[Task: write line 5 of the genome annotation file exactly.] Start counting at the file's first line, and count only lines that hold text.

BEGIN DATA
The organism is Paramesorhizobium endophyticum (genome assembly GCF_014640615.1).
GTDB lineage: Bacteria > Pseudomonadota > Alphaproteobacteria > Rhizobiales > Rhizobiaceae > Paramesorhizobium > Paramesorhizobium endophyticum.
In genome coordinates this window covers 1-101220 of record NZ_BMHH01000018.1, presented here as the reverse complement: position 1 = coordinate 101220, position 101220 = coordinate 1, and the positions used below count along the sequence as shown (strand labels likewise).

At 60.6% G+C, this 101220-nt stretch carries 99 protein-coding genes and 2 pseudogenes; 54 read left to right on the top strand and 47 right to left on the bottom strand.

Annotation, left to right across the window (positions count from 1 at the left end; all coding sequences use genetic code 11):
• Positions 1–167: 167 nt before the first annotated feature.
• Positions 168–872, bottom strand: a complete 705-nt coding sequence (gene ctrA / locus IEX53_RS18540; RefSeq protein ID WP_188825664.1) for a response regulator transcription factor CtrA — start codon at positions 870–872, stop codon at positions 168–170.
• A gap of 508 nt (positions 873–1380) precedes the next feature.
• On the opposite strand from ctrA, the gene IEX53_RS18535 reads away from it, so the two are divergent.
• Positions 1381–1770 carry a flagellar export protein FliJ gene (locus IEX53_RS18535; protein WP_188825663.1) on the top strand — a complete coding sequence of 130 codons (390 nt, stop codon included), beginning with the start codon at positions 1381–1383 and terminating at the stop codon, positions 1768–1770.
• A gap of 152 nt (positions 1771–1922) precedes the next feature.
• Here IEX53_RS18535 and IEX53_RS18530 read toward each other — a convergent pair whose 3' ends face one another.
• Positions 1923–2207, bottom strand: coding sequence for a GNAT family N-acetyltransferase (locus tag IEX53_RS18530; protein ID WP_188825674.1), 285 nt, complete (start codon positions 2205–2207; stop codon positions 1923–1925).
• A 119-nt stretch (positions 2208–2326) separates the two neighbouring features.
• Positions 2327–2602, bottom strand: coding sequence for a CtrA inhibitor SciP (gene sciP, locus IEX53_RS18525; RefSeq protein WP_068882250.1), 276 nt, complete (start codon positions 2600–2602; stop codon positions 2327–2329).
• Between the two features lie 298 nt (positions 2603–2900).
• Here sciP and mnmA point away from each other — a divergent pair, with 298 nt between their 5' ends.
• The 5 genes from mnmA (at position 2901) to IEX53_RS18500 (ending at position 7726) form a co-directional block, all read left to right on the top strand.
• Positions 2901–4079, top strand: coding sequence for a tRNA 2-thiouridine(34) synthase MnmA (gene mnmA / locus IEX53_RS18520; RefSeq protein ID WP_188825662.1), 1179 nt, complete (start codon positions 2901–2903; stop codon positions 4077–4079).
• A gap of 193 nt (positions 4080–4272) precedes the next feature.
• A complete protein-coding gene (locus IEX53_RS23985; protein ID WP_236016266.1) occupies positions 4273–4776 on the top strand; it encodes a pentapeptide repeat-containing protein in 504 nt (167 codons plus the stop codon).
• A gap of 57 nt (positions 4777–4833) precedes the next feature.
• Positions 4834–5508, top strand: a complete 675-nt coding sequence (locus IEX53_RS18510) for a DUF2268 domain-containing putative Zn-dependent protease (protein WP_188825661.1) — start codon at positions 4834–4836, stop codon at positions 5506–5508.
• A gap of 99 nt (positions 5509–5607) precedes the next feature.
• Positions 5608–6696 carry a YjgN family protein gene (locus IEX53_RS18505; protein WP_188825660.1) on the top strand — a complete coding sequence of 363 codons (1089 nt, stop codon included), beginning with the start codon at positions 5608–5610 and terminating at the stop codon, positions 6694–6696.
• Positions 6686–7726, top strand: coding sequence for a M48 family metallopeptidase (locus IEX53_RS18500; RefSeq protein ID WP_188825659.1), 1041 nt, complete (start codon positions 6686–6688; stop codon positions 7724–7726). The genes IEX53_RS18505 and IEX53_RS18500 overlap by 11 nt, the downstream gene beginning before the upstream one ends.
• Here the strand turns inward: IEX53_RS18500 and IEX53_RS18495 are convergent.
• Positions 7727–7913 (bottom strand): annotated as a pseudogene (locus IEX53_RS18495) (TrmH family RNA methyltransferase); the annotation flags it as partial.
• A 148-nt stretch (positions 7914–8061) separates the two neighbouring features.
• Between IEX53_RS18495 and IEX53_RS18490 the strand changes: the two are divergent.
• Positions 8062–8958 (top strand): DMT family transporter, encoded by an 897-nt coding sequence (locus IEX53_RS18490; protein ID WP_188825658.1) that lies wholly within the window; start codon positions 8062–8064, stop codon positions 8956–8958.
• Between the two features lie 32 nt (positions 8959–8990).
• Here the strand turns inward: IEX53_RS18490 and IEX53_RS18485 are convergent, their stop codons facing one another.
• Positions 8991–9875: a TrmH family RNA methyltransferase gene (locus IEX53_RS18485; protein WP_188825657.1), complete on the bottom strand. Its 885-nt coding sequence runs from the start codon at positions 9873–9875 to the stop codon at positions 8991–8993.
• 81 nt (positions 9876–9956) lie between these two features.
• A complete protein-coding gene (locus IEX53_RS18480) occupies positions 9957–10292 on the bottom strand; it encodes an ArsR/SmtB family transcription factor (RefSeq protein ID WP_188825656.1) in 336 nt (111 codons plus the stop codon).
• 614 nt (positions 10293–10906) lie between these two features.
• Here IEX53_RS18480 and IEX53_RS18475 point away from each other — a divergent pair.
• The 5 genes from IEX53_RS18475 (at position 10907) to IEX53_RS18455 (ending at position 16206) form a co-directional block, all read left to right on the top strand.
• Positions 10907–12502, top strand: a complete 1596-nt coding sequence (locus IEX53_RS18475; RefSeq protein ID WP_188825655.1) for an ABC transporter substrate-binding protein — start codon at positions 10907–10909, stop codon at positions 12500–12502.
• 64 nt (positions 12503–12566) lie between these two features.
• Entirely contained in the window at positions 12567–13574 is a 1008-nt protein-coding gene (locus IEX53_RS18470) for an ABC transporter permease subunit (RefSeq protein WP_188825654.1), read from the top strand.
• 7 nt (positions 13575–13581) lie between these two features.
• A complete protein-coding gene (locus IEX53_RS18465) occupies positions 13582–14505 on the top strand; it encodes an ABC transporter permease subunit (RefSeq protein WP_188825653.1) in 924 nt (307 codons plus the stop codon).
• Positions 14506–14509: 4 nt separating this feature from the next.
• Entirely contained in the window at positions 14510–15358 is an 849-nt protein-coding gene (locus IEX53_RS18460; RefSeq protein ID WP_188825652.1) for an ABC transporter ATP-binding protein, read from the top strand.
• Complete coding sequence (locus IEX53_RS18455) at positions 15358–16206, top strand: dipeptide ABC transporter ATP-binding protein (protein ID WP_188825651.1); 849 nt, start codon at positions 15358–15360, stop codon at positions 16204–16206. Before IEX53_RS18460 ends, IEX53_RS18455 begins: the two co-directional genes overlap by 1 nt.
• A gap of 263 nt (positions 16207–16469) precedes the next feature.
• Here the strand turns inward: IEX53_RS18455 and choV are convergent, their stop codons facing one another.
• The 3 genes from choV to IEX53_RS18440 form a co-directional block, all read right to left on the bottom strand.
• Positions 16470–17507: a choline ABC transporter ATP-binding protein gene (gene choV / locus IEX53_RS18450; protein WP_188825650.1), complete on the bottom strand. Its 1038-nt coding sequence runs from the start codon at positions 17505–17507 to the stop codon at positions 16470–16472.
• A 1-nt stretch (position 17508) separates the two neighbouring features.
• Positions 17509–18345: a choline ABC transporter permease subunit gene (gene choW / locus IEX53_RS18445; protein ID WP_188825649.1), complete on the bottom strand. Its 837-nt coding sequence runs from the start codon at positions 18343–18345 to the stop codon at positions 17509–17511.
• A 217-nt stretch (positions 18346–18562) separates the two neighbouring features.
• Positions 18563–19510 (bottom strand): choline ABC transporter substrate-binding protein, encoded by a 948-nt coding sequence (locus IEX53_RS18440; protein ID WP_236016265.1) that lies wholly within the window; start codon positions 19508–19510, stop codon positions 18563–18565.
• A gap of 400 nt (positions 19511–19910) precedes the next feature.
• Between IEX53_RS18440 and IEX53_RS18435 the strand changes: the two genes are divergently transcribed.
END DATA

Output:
Annotation, left to right across the window (positions count from 1 at the left end; all coding sequences use genetic code 11):